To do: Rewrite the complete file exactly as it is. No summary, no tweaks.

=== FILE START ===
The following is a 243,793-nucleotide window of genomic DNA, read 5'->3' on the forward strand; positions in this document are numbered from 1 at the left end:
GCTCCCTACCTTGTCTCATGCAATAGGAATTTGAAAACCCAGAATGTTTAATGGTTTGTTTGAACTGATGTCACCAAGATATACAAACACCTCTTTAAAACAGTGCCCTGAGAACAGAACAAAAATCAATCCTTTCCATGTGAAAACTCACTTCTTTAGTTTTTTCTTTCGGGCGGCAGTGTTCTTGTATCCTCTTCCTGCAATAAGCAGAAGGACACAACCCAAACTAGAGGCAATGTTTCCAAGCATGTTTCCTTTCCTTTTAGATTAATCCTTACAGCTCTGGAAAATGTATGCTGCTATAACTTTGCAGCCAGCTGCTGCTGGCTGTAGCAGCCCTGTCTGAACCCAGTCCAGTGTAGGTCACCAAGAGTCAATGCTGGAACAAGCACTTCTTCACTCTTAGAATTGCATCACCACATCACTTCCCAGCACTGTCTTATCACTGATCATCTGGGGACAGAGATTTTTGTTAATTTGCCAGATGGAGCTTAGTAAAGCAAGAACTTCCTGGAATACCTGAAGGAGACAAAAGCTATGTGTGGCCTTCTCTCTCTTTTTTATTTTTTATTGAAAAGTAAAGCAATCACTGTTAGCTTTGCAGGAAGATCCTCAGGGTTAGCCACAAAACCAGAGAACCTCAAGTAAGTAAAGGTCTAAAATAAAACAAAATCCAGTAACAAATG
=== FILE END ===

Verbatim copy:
The following is a 243,793-nucleotide window of genomic DNA, read 5'->3' on the forward strand; positions in this document are numbered from 1 at the left end:
GCTCCCTACCTTGTCTCATGCAATAGGAATTTGAAAACCCAGAATGTTTAATGGTTTGTTTGAACTGATGTCACCAAGATATACAAACACCTCTTTAAAACAGTGCCCTGAGAACAGAACAAAAATCAATCCTTTCCATGTGAAAACTCACTTCTTTAGTTTTTTCTTTCGGGCGGCAGTGTTCTTGTATCCTCTTCCTGCAATAAGCAGAAGGACACAACCCAAACTAGAGGCAATGTTTCCAAGCATGTTTCCTTTCCTTTTAGATTAATCCTTACAGCTCTGGAAAATGTATGCTGCTATAACTTTGCAGCCAGCTGCTGCTGGCTGTAGCAGCCCTGTCTGAACCCAGTCCAGTGTAGGTCACCAAGAGTCAATGCTGGAACAAGCACTTCTTCACTCTTAGAATTGCATCACCACATCACTTCCCAGCACTGTCTTATCACTGATCATCTGGGGACAGAGATTTTTGTTAATTTGCCAGATGGAGCTTAGTAAAGCAAGAACTTCCTGGAATACCTGAAGGAGACAAAAGCTATGTGTGGCCTTCTCTCTCTTTTTTATTTTTTATTGAAAAGTAAAGCAATCACTGTTAGCTTTGCAGGAAGATCCTCAGGGTTAGCCACAAAACCAGAGAACCTCAAGTAAGTAAAGGTCTAAAATAAAACAAAATCCAGTAACAAATG